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‘It's a heartless decision’: Morrison government reintroduces welfare mutual obligations

21 September 2020 at 5:59 pm
Luke Michael
Jobseekers soon face the threat of having their payments suspended 

Luke Michael | 21 September 2020 at 5:59 pm


‘It's a heartless decision’: Morrison government reintroduces welfare mutual obligations
21 September 2020 at 5:59 pm

Jobseekers soon face the threat of having their payments suspended 

Anti-poverty advocates have slammed the federal government’s decision to reintroduce mutual obligations for jobseekers, warning this will push vulnerable people into further financial distress.

Employment Minister Michaelia Cash and Social Services Minister Anne Ruston announced in a joint statement that mutual obligation arrangements will return for all jobseekers from 28 September, with the exception of lockdown-hit Victoria.

Mutual obligations were suspended due to COVID-19 restrictions in March, but the ministers said the time was right to slowly reintroduce compliance measures.

“Despite there still being health and economic challenges because of COVID-19, as the August 2020 labour force figures demonstrate, more Australians are returning to the workforce and many businesses are looking for workers,” the statement said.

“The expanded mutual obligation requirements will apply to all jobseekers in jobactive, Online Employment Services, Disability Employment Services and participants in the ParentsNext program.”

Failure to meet these requirements – such as participating in appointments with an employment service provider and agreeing to a job plan – could result in income support payment suspensions or penalties.

The Australian Unemployed Workers Union (AUWU) has labelled the announcement “cruel” and “callous”.

AUWU spokesperson Kristin O’Connell told Pro Bono News this was an ideological move by the government that did not help jobseekers.

“It’s a heartless decision by the government and it doesn’t recognise the fact that mutual obligations don’t work, they have a track record of extending the average period of time that people are stuck living on a poverty payment,” O’Connell said.

“We are extremely worried about [the impact on] people’s wellbeing and their welfare and their health overall.”

O’Connell highlighted the dire impacts this would have on jobseekers when combined with the looming $300 cut to the coronavirus supplement.

She said it would be a particular shock to the 800,000-odd new JobSeeker recipients who may never have experienced mutual obligations before.  

“This comes at a time when we’re going to have rental eviction moratoriums being lifted around the country,” she said.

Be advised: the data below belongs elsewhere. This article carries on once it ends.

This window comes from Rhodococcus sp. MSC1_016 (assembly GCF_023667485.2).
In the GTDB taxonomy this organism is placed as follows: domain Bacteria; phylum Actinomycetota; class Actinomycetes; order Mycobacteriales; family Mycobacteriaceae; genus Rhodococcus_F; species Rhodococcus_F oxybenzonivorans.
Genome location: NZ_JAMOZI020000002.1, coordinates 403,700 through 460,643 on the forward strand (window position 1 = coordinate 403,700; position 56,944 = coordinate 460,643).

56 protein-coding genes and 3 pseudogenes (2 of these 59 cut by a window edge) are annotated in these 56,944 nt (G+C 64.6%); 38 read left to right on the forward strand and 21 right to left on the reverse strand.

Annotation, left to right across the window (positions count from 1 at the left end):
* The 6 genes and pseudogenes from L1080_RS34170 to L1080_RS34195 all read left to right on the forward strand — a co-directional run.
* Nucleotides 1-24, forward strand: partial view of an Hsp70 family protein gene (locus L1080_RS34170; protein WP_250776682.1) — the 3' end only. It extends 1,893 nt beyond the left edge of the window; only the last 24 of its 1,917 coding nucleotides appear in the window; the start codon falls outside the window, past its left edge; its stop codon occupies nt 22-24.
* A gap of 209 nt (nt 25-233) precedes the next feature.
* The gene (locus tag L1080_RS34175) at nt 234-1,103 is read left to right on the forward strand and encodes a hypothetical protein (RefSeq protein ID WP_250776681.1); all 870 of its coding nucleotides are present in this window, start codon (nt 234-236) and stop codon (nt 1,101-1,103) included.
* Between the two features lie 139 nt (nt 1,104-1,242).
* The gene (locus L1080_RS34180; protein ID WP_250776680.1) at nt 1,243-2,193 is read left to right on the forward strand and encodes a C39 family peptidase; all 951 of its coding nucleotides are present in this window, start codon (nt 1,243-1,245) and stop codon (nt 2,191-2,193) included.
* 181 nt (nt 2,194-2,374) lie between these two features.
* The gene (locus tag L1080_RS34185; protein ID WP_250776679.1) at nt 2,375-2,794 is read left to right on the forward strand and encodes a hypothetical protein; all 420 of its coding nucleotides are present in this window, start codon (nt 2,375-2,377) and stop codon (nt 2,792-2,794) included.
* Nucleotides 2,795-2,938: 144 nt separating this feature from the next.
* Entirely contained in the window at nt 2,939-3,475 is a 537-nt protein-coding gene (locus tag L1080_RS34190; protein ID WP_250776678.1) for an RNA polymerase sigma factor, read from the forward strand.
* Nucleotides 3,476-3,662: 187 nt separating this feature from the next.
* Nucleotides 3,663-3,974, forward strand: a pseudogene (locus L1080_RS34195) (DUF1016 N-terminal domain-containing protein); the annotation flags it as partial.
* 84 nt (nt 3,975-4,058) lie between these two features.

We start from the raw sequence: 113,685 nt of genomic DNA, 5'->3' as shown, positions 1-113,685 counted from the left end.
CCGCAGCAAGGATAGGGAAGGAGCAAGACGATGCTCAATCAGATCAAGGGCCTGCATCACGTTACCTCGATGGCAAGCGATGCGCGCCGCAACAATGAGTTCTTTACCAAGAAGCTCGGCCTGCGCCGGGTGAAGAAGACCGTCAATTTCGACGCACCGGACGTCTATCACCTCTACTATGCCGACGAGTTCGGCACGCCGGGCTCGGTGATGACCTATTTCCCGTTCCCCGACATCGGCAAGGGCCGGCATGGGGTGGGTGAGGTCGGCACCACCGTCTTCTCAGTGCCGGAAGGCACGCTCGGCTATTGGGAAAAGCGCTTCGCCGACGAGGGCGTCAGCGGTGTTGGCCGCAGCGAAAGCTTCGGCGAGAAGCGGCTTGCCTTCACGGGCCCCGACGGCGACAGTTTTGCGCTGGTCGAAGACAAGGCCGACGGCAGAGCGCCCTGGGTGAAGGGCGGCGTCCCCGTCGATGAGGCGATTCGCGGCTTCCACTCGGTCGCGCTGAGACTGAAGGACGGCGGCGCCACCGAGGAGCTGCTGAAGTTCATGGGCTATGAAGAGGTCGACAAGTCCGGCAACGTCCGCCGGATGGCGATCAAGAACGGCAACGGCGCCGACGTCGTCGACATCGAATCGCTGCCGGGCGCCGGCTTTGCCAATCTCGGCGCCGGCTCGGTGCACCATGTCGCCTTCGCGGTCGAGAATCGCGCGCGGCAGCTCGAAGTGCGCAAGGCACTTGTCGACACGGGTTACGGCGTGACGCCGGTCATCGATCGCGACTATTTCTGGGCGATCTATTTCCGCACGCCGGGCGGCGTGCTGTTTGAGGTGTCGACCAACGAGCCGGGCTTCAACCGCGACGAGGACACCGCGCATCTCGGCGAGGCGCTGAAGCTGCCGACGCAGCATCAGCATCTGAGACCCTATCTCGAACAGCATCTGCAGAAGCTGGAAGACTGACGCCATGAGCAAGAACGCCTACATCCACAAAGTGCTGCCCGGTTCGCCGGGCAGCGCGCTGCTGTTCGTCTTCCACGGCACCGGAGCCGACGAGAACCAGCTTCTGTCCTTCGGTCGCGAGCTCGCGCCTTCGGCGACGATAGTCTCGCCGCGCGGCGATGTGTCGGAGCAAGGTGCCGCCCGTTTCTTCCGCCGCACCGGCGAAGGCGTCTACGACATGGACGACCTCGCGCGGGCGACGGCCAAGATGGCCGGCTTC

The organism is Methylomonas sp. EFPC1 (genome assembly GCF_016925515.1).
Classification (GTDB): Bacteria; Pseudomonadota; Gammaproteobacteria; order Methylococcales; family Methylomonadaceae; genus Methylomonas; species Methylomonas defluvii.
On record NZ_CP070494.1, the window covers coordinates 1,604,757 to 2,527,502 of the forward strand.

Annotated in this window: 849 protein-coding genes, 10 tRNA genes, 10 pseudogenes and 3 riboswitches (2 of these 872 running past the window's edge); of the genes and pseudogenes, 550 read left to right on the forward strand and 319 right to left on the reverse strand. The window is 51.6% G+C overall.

“People have accrued rental debt throughout this period because they weren’t able to negotiate reductions, just a deferral.

“And so there’s going to be a huge crunch on people’s finances at the same time as they are being forced to start re-engaging with these jobs agencies.”

She added that the mutual obligations system was not needed to push people to apply for work.

“We know that SEEK has had more applications per job than ever before. And that was at a time when the payment was above the poverty line and mutual obligations were suspended,” she said. 

“No one was being forced to look for work… And still we saw job applications skyrocket.” 

O’Connell said the AUWU would like to see the current employment services system scrapped, with responsibility placed back in the public sector “where it’s not about profit”. 

“Let’s have a system that responds to what people want, gives them dignity and respect, and provides the training that will actually help them get a job,” she said.

The Greens have also slammed the government’s announcement, calling the plan “mean spirited and unfair”. 

Greens Senator Rachel Siewert said compliance-driven approaches that demonise people on income support do not help them find work.

“Now is the ideal time to reset how we support jobseekers,” Siewert said. 

“We must move to a supportive model that meets people’s needs and focuses on supporting people rather than punishing them because they can’t find jobs that are not there.”

Meanwhile Labor leader Anthony Albanese said there “needs to be a bit of common sense” around enforcing mutual obligations in the current job market, but he did not directly comment on if the opposition supports the announcement.  

Luke Michael  |  Journalist  |  @luke_michael96

Luke Michael is a journalist at Pro Bono News covering the social sector.

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